Cap, Cut And Control Property Taxes

May 18, 2007

New York state residents and businesses are stifled from the systemic problem of out-of- control government spending and excessive taxation, which is directly responsible for the heavy burden felt by property taxpayers. The high property taxes in New York are especially difficult for manufacturers who traditionally require large production facilities and warehouse space to operate. Young homeowners often grapple with rising assessment values and senior citizens struggle to keep the homes they worked so hard to own. We have instituted many programs that help ease some of the burden but none solve the root of the problem.

That’s why I am co-sponsoring a new plan called the “Property Taxpayer Protection Act.” This legislation would cap, cut and control spending by introducing new and innovative ideas for true property tax reform. The program would relieve school districts of unfunded mandates; reduce county Medicaid costs; strengthen financial accountability over school tax dollars; promote local government efficiency; and encourage (at local option) insurance pooling.

Many of these new ideas came from the Assembly Minority Conference’s exhaustive effort to tour the state where we have listened to local officials, experts, business owners and homeowners to find ways to reduce taxes and improve our competitive edge, bringing people and jobs back to our state.

This is the first comprehensive proposal that would cut spending across the board and return the savings back to taxpayers in direct property tax cuts. Our legislation provides a foundation from which my legislative colleagues and I can work to reach a feasible solution to the systemic problem of skyrocketing taxes.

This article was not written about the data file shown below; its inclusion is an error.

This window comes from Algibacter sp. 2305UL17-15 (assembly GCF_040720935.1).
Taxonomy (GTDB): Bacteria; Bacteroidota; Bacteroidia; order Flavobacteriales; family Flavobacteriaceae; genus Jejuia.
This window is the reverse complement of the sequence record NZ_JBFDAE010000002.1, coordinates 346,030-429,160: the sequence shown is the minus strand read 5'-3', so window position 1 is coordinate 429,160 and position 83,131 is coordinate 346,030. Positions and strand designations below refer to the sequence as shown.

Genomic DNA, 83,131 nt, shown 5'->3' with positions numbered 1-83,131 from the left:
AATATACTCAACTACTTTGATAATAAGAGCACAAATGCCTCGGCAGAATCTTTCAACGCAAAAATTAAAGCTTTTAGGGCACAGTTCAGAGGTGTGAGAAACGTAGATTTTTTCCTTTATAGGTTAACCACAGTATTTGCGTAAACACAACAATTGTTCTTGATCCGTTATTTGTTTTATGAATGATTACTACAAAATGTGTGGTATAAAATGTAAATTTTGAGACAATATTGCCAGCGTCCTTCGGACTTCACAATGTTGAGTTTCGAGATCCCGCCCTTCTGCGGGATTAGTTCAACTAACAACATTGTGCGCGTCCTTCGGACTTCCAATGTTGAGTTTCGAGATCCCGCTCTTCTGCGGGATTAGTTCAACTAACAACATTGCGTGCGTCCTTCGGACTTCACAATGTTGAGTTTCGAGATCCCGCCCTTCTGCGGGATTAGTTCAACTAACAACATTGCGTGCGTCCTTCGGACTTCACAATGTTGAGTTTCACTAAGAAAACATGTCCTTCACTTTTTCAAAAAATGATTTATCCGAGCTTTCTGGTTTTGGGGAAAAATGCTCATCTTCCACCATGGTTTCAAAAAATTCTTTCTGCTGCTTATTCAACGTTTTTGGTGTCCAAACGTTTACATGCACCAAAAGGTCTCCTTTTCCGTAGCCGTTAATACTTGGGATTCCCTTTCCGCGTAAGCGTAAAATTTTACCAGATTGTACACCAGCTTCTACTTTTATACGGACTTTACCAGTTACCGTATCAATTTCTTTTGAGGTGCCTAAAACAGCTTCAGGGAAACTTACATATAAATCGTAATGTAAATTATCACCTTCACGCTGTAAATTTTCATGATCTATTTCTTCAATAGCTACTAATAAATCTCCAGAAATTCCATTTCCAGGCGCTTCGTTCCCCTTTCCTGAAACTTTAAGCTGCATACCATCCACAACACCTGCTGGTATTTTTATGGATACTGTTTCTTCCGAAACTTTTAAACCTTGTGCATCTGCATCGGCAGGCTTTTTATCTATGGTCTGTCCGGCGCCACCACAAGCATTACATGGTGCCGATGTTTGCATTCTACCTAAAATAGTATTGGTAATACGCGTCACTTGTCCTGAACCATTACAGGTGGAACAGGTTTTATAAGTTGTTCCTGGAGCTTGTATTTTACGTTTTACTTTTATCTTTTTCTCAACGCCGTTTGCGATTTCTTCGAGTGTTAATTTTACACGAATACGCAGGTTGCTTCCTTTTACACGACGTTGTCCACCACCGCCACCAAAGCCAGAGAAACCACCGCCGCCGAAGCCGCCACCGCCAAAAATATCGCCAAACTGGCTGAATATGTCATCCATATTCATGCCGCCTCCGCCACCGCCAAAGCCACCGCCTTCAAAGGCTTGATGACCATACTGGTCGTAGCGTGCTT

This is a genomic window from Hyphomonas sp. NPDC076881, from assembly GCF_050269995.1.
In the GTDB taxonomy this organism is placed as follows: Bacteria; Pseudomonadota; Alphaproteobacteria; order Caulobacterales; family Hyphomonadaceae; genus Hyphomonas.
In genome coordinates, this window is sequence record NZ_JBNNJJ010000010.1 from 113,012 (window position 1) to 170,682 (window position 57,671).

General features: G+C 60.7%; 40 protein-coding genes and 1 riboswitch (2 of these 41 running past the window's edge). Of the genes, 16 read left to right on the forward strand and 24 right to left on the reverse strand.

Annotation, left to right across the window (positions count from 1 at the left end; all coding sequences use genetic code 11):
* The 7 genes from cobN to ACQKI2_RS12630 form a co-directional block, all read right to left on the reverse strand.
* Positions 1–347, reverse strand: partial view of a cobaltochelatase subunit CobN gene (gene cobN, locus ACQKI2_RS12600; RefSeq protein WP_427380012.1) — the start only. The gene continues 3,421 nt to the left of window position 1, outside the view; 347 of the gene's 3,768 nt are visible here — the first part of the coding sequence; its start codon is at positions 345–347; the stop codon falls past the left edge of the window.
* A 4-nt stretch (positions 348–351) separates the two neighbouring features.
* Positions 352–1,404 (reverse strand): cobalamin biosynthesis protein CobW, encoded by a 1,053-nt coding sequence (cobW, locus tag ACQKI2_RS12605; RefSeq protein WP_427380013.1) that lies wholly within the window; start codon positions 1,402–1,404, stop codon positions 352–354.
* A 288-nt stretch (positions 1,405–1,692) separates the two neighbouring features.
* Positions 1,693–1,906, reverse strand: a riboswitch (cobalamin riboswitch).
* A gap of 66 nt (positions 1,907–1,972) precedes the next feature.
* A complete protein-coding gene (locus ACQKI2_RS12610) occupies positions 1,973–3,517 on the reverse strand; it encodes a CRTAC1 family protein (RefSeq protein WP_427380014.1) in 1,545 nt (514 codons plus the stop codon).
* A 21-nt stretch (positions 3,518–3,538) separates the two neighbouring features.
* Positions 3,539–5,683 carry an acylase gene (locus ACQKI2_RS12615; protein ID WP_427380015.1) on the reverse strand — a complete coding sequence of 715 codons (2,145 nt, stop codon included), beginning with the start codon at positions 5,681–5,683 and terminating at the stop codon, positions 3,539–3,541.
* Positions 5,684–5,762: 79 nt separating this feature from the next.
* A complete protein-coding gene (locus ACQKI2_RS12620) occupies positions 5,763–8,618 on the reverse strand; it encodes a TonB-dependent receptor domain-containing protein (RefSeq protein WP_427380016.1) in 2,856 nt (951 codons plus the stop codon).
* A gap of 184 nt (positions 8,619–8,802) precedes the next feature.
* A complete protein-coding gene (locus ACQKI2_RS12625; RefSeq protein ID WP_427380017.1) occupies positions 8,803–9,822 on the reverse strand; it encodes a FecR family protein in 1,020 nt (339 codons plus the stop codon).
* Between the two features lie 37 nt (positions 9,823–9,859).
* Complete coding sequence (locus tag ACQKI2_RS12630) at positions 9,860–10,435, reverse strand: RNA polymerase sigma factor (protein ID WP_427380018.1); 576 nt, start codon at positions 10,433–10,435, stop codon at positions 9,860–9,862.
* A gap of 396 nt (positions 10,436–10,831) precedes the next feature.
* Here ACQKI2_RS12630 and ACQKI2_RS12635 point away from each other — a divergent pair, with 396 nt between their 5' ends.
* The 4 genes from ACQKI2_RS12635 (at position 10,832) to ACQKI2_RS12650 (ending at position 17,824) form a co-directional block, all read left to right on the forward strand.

The legislation aims at fixing the problem by:

  • Preventing school district property tax levies from increasing by more than 4% each year or the rate of inflation, whichever is less, and providing voters with the ability to override this limitation by a 2/3 majority vote.
  • Requiring any state mandate that is imposed on a locality and costs more than $10,000 annually (or $1 million statewide) to be funded by the state.
  • Requiring the fiscal impact of legislation to be stated before a bill is voted upon by the Legislature.
  • Providing 100% reimbursement to schools for costs incurred from 4th and 8th grade Math and English tests, starting in the 2008-09 school year.
  • Consolidating school district paperwork requirements, saving time and money.
  • Requiring the state to take over the costs of all optional Medicaid services within 5 years, saving $10 billion.
  • Providing money for counties to buy software for Medicaid fraud investigations.
  • Creating an Office of State Inspector General for Education to investigate financial abuse, corruption and misconduct in schools.
  • Encouraging consolidation of local services by providing $30 million in Metro-STAR grants.

In closing, we must continue the dialogue and discussion on these and other ideas in order to find real solutions for the burden of high property taxes that are being placed on the backs of our taxpayers.